Former Guantanamo Bay inmate David Hicks has sparked controversy, with his book on his imprisonment nominated for a Queensland Government literary prize while authorities are trying to claim royalties under proceeds of crime laws.
Adelaide-born Hicks, 35, was captured in Afghanistan in 2001 and sent to the notorious United States military prison in Cuba accused of fighting for al-Qaeda.
Despite the release of other foreign inmates and a campaign for Hicks' release at home, John Howard's former conservative Government refused to intervene on his behalf.
He won his release in 2006 under a deal in which he pleaded guilty to providing material support for terrorism, and was returned to South Australia where he spent seven months in Adelaide's Yatala Prison.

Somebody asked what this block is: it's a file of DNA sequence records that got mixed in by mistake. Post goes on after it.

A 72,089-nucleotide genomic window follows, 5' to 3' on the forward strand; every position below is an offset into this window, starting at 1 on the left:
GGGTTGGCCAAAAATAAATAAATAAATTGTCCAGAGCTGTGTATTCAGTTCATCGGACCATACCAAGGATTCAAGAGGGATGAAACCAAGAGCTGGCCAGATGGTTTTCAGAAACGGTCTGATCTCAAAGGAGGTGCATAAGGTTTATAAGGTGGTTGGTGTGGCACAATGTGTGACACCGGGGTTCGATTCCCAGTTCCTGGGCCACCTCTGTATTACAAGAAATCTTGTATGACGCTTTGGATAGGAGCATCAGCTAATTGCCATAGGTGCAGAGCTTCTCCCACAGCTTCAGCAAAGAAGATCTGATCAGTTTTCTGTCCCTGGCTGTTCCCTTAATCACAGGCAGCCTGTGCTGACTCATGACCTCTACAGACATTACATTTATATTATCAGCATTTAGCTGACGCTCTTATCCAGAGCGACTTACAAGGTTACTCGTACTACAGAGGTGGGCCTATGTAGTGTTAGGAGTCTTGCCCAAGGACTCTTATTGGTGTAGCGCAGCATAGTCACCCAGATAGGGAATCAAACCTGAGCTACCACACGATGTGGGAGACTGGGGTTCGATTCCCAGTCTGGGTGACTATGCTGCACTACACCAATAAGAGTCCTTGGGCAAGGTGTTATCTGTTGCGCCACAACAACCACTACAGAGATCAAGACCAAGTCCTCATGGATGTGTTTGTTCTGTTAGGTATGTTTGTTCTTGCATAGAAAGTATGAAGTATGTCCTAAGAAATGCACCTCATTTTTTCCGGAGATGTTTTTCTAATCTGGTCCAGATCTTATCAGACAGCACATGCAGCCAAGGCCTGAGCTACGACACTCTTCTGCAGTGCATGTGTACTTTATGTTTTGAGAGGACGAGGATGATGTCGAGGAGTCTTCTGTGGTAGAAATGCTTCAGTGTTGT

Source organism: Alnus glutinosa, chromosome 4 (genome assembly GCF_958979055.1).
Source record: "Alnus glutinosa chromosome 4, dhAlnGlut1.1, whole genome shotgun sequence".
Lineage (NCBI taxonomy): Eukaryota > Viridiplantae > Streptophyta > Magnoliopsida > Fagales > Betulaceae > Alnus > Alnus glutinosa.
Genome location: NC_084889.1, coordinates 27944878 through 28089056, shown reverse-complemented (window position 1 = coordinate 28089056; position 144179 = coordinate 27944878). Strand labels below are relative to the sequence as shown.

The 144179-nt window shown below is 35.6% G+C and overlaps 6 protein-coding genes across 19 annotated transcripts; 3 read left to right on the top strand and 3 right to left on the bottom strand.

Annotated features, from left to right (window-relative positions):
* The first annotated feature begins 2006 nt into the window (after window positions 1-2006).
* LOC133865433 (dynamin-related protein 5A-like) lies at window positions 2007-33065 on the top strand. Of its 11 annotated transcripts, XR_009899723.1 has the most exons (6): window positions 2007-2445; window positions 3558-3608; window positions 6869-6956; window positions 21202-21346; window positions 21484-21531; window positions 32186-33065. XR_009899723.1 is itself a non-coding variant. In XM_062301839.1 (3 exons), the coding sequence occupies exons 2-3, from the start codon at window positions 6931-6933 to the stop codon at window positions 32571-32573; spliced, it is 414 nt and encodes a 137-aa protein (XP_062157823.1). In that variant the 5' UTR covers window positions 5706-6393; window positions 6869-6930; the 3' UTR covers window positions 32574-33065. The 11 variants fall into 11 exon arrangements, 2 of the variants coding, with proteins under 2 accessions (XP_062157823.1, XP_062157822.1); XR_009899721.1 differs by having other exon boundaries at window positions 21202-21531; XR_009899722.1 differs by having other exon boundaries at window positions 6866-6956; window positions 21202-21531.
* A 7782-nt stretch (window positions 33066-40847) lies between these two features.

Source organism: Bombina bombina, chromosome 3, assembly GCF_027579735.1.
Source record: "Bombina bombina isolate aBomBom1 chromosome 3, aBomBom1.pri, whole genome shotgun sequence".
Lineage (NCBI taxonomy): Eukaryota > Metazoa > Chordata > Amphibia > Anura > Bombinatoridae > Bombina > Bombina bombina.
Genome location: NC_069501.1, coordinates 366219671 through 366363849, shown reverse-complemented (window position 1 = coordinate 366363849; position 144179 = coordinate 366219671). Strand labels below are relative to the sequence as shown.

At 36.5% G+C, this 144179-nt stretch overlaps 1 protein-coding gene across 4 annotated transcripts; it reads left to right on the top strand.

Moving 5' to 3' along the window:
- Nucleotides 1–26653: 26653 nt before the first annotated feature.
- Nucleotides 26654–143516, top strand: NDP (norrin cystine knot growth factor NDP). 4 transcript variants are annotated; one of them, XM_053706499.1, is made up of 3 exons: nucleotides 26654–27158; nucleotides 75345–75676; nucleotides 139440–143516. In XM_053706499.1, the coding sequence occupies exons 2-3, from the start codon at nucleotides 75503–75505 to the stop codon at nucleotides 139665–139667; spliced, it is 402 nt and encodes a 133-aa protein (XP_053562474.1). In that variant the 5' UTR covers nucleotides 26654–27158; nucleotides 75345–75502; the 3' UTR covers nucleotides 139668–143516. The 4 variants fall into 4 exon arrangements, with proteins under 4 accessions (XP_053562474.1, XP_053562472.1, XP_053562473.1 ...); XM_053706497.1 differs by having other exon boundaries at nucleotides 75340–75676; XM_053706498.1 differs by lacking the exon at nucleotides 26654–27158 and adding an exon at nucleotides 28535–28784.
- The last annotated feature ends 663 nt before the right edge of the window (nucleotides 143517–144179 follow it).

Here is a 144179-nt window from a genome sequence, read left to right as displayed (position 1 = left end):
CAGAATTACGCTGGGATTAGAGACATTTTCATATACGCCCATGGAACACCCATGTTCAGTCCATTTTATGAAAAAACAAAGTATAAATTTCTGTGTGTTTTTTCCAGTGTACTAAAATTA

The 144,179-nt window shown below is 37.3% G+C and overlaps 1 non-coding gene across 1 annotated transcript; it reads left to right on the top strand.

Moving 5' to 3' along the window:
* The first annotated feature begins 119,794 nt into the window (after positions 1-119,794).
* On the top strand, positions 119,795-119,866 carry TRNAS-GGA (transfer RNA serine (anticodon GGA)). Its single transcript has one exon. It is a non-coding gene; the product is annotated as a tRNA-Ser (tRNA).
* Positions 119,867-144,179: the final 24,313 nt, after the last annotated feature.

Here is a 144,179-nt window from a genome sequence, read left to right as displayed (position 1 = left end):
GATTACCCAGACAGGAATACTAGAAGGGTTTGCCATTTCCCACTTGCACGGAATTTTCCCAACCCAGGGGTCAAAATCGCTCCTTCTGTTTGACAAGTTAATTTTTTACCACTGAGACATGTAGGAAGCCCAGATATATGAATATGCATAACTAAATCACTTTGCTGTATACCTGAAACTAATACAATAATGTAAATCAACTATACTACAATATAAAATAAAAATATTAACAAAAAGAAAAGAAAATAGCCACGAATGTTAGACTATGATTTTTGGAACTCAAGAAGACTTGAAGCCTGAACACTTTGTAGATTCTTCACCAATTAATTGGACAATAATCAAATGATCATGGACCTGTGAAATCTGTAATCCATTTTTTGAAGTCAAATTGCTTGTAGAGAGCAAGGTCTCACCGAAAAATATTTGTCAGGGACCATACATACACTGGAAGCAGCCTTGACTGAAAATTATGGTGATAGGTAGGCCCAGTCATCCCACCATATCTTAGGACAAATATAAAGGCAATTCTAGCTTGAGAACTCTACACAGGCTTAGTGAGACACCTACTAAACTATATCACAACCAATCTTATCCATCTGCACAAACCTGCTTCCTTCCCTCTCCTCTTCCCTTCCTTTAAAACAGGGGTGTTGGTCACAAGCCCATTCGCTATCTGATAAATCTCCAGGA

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Hicks has consistently maintained his innocence and has petitioned the United Nations Human Rights Committee in a bid to force an apology from the Australian Government for their support of an unlawful charge.
He also wants the Government to push the US to overturn his conviction, and seeks an investigation into his claims of torture and cruel and inhumane treatment at Guantanamo.
Guantanamo: My Journey has sold about 30,000 copies, but is now subject to a bid to confiscate his earnings from its publication under proceeds of crime laws. Hicks' lawyers have argued the laws cannot be invoked because his conviction was invalid.
Now the book has been shortlisted for the non-fiction award in Queensland's A$15,000 ($17,986) Premier's Literary Prize.
"Some people would seriously question whether a book by someone convicted of supporting terrorism should have been shortlisted," Opposition arts spokesman Scott Emerson said.
But Premier Anna Bligh said the nomination was an affirmation of Australian democracy.
"The nomination of this book, in my view, is a profound reaffirmation of the values that distinguish us from those who want to terrorise others," she said. "It is the freedom of speech enjoyed in this country that makes us different to terrorists."